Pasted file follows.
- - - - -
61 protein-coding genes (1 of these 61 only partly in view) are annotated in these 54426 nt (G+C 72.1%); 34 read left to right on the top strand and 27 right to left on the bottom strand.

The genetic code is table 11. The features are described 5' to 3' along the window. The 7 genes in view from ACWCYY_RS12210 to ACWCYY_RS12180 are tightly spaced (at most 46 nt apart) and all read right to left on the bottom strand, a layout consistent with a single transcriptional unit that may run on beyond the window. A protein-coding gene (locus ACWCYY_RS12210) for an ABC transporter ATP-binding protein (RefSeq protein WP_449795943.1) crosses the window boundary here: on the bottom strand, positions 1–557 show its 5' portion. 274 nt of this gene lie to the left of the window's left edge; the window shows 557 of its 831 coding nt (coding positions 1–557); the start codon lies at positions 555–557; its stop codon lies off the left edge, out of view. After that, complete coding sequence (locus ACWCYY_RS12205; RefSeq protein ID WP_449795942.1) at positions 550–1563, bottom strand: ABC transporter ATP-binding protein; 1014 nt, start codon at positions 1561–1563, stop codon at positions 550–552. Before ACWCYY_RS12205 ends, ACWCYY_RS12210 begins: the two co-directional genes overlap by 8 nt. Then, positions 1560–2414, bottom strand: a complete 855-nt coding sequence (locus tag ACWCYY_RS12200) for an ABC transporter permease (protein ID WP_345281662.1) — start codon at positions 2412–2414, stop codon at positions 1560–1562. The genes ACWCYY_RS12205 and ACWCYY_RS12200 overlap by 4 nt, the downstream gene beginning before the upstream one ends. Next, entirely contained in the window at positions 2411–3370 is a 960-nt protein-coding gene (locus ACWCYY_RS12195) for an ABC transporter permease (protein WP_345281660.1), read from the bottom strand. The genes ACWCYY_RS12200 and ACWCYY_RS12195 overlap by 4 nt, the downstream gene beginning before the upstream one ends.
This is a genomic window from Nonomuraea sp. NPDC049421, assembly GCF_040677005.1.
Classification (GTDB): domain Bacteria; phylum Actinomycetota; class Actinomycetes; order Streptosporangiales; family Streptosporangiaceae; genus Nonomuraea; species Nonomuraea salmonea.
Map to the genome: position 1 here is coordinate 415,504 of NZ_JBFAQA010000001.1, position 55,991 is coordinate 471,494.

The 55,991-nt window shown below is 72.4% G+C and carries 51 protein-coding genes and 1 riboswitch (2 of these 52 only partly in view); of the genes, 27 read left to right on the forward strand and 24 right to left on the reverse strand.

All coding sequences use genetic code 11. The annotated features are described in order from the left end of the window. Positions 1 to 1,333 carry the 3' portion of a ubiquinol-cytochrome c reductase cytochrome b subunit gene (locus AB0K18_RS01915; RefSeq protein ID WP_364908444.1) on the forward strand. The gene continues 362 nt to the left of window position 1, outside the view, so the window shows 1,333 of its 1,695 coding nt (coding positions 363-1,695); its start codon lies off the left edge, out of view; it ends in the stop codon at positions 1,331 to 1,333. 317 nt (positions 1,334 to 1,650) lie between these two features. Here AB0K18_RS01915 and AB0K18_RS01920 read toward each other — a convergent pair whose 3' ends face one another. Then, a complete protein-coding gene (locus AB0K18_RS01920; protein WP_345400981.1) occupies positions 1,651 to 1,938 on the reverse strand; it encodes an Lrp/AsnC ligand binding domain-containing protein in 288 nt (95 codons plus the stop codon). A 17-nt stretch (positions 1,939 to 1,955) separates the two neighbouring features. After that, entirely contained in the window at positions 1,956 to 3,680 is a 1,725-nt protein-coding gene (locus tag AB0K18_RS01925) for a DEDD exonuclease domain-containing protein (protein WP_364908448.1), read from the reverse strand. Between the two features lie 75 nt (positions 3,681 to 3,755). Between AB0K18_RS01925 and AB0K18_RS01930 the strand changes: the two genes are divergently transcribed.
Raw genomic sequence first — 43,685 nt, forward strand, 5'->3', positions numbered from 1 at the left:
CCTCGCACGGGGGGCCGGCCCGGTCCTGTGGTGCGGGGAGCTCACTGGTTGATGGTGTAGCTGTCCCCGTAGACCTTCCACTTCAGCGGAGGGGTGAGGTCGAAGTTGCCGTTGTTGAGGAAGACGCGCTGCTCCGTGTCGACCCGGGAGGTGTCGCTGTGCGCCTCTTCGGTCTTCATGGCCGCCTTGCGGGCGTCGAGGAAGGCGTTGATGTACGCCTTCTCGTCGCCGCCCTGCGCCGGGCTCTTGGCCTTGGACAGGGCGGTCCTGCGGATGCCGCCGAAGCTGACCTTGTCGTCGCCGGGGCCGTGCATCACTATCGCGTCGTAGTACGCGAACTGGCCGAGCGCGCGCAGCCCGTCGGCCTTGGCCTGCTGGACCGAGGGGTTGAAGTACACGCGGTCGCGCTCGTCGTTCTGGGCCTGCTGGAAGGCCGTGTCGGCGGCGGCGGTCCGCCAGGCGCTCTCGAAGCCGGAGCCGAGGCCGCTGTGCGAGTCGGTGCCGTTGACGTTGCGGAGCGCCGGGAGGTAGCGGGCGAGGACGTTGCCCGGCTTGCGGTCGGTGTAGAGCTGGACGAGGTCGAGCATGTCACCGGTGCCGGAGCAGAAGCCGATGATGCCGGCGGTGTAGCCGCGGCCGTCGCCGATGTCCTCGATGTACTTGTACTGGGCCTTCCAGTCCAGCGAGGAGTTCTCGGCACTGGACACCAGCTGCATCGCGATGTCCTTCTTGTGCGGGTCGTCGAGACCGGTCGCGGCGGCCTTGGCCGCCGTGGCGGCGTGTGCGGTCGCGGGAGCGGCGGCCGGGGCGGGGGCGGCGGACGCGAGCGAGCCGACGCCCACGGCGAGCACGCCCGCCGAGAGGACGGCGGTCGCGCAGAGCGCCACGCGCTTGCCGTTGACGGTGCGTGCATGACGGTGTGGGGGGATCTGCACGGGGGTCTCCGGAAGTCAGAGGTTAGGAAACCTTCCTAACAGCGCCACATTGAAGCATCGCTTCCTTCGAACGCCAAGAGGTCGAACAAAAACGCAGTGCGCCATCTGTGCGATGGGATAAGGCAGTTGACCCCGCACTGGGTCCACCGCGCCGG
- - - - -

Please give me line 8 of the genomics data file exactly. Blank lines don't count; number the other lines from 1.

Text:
Raw genomic sequence first — 43,685 nt, forward strand, 5'->3', positions numbered from 1 at the left: